A Survey of Common Herbs

Appears in
On Food and Cooking

By Harold McGee

Published 2004

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Most of the herbs used in traditional European cooking are members of two plant groups, the mint family and the carrot family. The family members resemble each other to varying degrees, so in this survey I’ve grouped them together. The remaining herbs then follow in mostly alphabetical order.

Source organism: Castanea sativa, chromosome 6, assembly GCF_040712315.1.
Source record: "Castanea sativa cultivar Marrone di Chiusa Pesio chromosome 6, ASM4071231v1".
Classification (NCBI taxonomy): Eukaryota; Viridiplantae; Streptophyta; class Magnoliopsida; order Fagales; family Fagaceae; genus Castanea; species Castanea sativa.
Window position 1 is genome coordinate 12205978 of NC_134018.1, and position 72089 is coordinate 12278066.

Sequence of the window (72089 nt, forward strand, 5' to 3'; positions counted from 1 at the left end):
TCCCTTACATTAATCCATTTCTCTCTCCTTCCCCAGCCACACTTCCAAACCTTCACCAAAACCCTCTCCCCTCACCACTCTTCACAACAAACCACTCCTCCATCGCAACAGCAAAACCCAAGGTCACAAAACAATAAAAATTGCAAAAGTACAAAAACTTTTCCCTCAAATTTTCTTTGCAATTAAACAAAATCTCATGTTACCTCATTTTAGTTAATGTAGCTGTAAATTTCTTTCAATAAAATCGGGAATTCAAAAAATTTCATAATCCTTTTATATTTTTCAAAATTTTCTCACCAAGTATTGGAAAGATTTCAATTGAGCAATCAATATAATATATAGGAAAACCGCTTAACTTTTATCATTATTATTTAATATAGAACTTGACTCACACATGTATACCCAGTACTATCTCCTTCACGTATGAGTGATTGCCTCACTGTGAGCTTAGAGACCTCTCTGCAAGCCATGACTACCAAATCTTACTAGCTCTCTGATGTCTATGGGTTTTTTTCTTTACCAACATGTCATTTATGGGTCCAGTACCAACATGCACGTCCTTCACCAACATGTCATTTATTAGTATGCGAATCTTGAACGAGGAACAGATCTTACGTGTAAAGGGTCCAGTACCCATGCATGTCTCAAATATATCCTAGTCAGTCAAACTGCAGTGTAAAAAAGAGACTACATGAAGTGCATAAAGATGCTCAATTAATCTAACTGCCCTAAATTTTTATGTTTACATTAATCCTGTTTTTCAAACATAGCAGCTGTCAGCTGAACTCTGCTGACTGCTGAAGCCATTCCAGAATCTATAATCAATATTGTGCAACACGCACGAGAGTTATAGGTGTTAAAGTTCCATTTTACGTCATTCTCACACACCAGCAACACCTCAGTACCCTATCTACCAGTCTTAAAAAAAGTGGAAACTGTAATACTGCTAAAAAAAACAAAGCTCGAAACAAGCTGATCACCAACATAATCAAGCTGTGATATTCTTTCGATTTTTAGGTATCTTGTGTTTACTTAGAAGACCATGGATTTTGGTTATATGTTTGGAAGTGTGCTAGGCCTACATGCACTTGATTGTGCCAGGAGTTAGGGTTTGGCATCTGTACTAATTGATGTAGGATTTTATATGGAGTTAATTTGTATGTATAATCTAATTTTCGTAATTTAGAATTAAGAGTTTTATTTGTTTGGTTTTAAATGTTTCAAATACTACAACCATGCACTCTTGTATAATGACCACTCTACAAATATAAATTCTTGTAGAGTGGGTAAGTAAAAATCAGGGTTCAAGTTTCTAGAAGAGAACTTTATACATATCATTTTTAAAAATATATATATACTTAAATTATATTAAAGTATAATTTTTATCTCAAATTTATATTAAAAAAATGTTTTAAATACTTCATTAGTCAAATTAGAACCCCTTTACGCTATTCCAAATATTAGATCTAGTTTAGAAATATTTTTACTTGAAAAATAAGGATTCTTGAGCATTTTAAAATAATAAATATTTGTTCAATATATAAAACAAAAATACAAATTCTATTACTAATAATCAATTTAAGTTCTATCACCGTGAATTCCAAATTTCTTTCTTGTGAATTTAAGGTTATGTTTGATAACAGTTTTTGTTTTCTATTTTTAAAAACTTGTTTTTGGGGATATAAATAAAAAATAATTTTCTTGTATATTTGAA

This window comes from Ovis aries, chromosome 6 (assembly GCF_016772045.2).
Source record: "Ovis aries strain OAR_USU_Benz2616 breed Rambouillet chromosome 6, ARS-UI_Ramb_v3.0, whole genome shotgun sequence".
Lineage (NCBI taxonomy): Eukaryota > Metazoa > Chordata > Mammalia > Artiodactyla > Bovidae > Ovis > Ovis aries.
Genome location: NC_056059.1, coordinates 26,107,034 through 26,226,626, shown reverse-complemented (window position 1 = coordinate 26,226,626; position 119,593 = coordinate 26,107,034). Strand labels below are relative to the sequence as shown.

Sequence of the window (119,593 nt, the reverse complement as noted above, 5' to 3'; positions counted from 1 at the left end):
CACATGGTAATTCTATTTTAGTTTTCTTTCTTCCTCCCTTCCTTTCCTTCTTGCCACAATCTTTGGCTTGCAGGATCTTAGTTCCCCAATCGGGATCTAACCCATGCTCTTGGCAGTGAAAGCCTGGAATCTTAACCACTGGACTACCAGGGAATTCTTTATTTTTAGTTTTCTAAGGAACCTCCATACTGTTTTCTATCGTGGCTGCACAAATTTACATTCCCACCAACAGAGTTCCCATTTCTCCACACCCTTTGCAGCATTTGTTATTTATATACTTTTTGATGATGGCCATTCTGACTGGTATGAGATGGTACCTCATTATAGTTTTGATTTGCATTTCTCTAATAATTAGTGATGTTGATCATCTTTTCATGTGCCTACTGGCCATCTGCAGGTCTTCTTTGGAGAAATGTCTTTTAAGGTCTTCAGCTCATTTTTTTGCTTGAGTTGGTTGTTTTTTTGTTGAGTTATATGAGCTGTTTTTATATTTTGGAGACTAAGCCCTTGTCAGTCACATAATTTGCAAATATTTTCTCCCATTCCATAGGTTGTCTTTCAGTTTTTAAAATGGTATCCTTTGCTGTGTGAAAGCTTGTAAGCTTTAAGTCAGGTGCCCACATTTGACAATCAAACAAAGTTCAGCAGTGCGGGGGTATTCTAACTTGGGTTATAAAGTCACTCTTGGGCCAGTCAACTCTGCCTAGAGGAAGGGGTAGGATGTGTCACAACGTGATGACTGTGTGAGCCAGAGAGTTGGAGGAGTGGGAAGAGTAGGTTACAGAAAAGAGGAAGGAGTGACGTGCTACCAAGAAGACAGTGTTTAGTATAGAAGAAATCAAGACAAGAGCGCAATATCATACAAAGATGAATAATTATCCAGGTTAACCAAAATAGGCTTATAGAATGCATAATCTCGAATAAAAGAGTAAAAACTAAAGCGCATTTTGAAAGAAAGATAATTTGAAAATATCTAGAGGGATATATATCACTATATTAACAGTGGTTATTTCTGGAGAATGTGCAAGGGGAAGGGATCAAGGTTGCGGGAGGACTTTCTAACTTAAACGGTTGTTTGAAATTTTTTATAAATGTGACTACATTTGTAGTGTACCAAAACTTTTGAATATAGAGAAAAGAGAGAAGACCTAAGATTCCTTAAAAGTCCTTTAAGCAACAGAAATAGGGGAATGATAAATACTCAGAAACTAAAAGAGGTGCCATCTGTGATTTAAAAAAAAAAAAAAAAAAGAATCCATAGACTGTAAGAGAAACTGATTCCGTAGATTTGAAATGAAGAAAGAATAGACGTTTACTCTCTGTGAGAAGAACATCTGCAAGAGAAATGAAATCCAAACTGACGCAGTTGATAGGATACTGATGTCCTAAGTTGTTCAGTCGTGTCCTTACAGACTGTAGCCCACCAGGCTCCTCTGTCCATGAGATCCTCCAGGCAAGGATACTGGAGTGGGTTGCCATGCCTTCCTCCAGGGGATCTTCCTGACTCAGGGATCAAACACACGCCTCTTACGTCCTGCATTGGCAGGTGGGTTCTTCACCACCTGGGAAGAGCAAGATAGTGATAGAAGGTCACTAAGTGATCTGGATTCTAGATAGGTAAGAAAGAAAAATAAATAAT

Fresh herbs are usually harvested from mature plants, often as they’re beginning to flower, when their defensive essential oil content is at its peak. The oil content of Mediterranean herbs is higher on the side of the plant facing the sun. An interesting variation is to harvest them as young sprouts with just a few leaves, when their essential oil content can be very different. Fennel sprouts, for example, contain relatively little anise-like anethole, which dominates the flavor of the mature plant.